Adding formatted text to iOS applications – UIWebView, HTML from a string.

You would think that this would be easy as can be? Surly there must be a text box with formatting built in?? Apparently that is not the case. You can obviously use core graphics and render some text any way you like, but that just didn’t fit into what I was doing. The best method I could find was to just use UIWebView.

This is really rather simple. Below are the steps you need to take to use this with text:

  1. In UI builder add a UIWebView object to your view
  2. Add an Outlet to your header file:
    @property (nonatomic, retain) IBOutlet UIWebView *formattedTextView;
  3. Add a property or variable to store the HTMl:
    @property (nonatomic, copy) NSString *theHTML;
  4. Synthesize the properties and of course release them in the dealloc method:
    @synthesize theHTML = _theHTML;
    @synthesize formattedTextView = _formattedTextView;
    [_theHTML release];
    [_FormattedTextView release];
  5. In the implementation of the view add the html and assign it to the control, in my case I did this in didFinishLaunchingWithOptions you simply use loadHTMLString with a nil base URL:
    - (BOOL)application:(UIApplication *)application didFinishLaunchingWithOptions:(NSDictionary *)launchOptions
    self.theHTML = @"<html> \
    <head> \
    </head> \
    <body> \
    <p>Hello World<p> \
    [self.formattedTextView loadHTMLString:self.theHTML baseURL:nil];
    // Override point for customization after application launch.
    [self.window makeKeyAndVisible];
    return YES;


Not a hell of a lot to it really.

Would love to hear from anyone who knows of a better way to do this 😉


cocos2d Transition Issues – ” undeclared (first use in this function)

Just a short post. I was trying to get a simple transition working using some code similar to below this:

[[Director sharedDirector] replaceScene:[RotoZoomTransition transitionWithDuration:1.0 scene:[PlayScene node]]];

Oddly enough I was getting an error:

'RotoZoomTransition' undeclared (first use in this function)

Although it was really quite obvious, I didn’t see the issue and on searching the net I didn’t find much. Eventually I clicked that I was just not reading the error very carefully. Looking at transitions.h I quickly realized the names of the classes were now different.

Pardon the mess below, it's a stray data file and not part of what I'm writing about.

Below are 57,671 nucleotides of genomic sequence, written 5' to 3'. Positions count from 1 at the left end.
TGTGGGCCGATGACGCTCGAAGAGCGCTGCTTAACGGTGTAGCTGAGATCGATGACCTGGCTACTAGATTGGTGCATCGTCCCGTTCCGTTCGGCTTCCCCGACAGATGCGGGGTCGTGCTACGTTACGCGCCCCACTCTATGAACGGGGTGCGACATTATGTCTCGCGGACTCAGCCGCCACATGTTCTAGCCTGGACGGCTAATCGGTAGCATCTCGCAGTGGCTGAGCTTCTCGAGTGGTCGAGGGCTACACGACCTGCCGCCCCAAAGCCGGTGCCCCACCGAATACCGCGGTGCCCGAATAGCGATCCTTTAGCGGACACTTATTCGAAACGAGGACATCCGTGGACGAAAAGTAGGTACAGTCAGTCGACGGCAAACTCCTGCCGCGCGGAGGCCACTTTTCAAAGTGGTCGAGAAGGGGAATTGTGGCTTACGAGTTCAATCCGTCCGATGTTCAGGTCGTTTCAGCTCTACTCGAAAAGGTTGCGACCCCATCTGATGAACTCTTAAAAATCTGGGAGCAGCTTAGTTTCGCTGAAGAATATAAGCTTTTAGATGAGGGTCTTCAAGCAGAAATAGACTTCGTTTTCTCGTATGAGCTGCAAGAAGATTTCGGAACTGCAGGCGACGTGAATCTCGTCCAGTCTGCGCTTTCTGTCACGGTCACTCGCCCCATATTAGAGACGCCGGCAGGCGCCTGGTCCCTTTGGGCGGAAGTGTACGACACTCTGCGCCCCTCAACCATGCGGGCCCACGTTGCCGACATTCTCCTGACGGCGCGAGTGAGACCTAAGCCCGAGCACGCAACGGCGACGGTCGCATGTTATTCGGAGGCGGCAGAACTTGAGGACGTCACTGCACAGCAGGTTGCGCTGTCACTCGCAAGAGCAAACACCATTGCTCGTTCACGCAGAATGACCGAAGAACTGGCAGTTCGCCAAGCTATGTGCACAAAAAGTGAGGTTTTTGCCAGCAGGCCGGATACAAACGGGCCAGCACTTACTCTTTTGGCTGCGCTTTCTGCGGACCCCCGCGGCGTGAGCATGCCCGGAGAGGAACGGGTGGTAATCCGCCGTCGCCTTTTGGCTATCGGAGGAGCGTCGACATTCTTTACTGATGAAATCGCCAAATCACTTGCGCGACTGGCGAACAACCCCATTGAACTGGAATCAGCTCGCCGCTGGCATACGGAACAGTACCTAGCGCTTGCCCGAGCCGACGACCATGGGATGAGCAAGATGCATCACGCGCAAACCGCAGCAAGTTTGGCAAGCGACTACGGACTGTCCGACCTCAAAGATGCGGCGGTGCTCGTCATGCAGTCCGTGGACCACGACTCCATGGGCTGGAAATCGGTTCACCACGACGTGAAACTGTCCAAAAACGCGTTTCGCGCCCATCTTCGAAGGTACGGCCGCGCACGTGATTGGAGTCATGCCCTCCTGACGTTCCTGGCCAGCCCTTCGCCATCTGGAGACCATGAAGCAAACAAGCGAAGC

The transition classes were renamed:
Old <–> New
CCXXXTransition <–> CCTransitionXXX
CCFadeTransition <–> CCTransitionFade

Just figured I would put it out there for anyone else who is missing the obvious 😉 For more information have a look here:

cocos2d – Basic Menu

I figure I will start off with something nice and simple. All apps need a menu and games are of course no different. With cocos2d is is fairly simple to create a menu.

I’m going to presume you already have cocos2d installed and the templates installed. You are going to need at least two images, a button-up state image and a button-down state image. You could also create “-hd” versions of these for the iPhone 4.

1. Start off by creating a new cocos2d application.

2. Add your button-up and button-down images to the resources by dragging them into it. Copy them to your project.

3, Find the HelloWorldScene.m file and the remove the code between the if statements

// on "init" you need to initialize your instance
-(id) init
	// always call "super" init
	// Apple recommends to re-assign "self" with the "super" return value
	if( (self=[super init] )) {
		// create and initialize a Label
		CCLabelTTF *label = [CCLabelTTF labelWithString:@"Hello World" fontName:@"Marker Felt" fontSize:64];

		// ask director the the window size
		CGSize size = [[CCDirector sharedDirector] winSize];
		// position the label on the center of the screen
		label.position =  ccp( size.width /2 , size.height/2 );
		// add the label as a child to this Layer
		[self addChild: label];
	return self;


// on "init" you need to initialize your instance
-(id) init
	// always call "super" init
	// Apple recommends to re-assign "self" with the "super" return value
	if( (self=[super init] )) {
	return self;

4. Add you menu items. These will be CCMenuItemImage items.

CCMenuItemImage *item1 = [CCMenuItemImage itemFromNormalImage:@"item1.png" selectedImage:@"item1Down.png" target:self selector:@selector(menuAction1:)];	
CMenuItemImage *item2 = [CCMenuItemImage itemFromNormalImage:@"item2.png" selectedImage:@"item2Down.png" target:self selector:@selector(menuAction2:)];	

The code is here is fairly self explanatory. Substituting your image names for me add this code between the if statement in the init method. “menuAction1” and “menuAction2” are methods that are called one touching the menu item

5. Create the menu
Add the after the code you added above.

CCMenu *menu = [CCMenu menuWithItems:item1, item2, nil];
[menu alignItemsVertically];

6. Add the menu to the scene

[self addChild: menu];

7. FInally you need to add the event methods to .h and .m files

-(void) menuAction1: (id) sender
// do something
-(void) menuAction2: (id) sender
// do something
-(void) menuAction1:(id) sender;
-(void) menuAction2:(id) sender;

And that’s about all there is to it.

I know this is a little breif, so feel free to ask if you have any questions. I will try make my future posts more detailed if time permits.

cocos2d for iPhone

I’ve spent quite a bit of time looking into different 2d and 3d engines. I came across Cocos2d a while back but have only recently started playing around with it. It’s very nice and well supported. The forum is active and the developers are active. All good things IMO.

“cocos2d for iPhone is a framework for building 2D games, demos, and other graphical/interactive applications. It is based on the cocos2d design: it uses the same concepts, but instead of using python it uses objective-c.”

So far it seems very well thought out and well documented. Well worth a look if your doing 2d games on iOS.

I will post some tutorials on using it soon 😉